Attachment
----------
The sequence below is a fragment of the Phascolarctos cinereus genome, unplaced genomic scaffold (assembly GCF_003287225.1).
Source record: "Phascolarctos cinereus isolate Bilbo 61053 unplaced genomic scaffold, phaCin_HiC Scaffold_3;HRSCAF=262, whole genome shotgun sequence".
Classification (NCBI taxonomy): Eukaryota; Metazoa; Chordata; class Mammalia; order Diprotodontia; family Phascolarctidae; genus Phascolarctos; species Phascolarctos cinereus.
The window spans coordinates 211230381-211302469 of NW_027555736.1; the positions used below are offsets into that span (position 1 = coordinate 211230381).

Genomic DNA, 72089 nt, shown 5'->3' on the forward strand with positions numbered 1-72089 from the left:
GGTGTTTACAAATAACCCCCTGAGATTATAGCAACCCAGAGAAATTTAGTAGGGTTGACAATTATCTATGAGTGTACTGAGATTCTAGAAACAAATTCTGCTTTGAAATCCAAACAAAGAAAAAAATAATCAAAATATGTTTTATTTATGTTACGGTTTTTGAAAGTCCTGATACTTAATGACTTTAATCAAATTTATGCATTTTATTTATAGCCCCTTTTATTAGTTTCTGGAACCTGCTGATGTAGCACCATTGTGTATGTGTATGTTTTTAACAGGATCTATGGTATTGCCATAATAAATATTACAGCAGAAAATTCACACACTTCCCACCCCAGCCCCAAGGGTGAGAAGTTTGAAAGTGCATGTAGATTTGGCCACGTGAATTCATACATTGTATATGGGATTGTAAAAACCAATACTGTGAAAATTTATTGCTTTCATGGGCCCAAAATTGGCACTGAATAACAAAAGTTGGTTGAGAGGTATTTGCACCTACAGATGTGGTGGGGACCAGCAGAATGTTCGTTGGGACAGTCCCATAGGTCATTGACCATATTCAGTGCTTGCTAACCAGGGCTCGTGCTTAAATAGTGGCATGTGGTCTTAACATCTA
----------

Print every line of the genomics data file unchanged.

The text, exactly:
The sequence below is a fragment of the Phascolarctos cinereus genome, unplaced genomic scaffold (assembly GCF_003287225.1).
Source record: "Phascolarctos cinereus isolate Bilbo 61053 unplaced genomic scaffold, phaCin_HiC Scaffold_3;HRSCAF=262, whole genome shotgun sequence".
Classification (NCBI taxonomy): Eukaryota; Metazoa; Chordata; class Mammalia; order Diprotodontia; family Phascolarctidae; genus Phascolarctos; species Phascolarctos cinereus.
The window spans coordinates 211230381-211302469 of NW_027555736.1; the positions used below are offsets into that span (position 1 = coordinate 211230381).

Genomic DNA, 72089 nt, shown 5'->3' on the forward strand with positions numbered 1-72089 from the left:
GGTGTTTACAAATAACCCCCTGAGATTATAGCAACCCAGAGAAATTTAGTAGGGTTGACAATTATCTATGAGTGTACTGAGATTCTAGAAACAAATTCTGCTTTGAAATCCAAACAAAGAAAAAAATAATCAAAATATGTTTTATTTATGTTACGGTTTTTGAAAGTCCTGATACTTAATGACTTTAATCAAATTTATGCATTTTATTTATAGCCCCTTTTATTAGTTTCTGGAACCTGCTGATGTAGCACCATTGTGTATGTGTATGTTTTTAACAGGATCTATGGTATTGCCATAATAAATATTACAGCAGAAAATTCACACACTTCCCACCCCAGCCCCAAGGGTGAGAAGTTTGAAAGTGCATGTAGATTTGGCCACGTGAATTCATACATTGTATATGGGATTGTAAAAACCAATACTGTGAAAATTTATTGCTTTCATGGGCCCAAAATTGGCACTGAATAACAAAAGTTGGTTGAGAGGTATTTGCACCTACAGATGTGGTGGGGACCAGCAGAATGTTCGTTGGGACAGTCCCATAGGTCATTGACCATATTCAGTGCTTGCTAACCAGGGCTCGTGCTTAAATAGTGGCATGTGGTCTTAACATCTA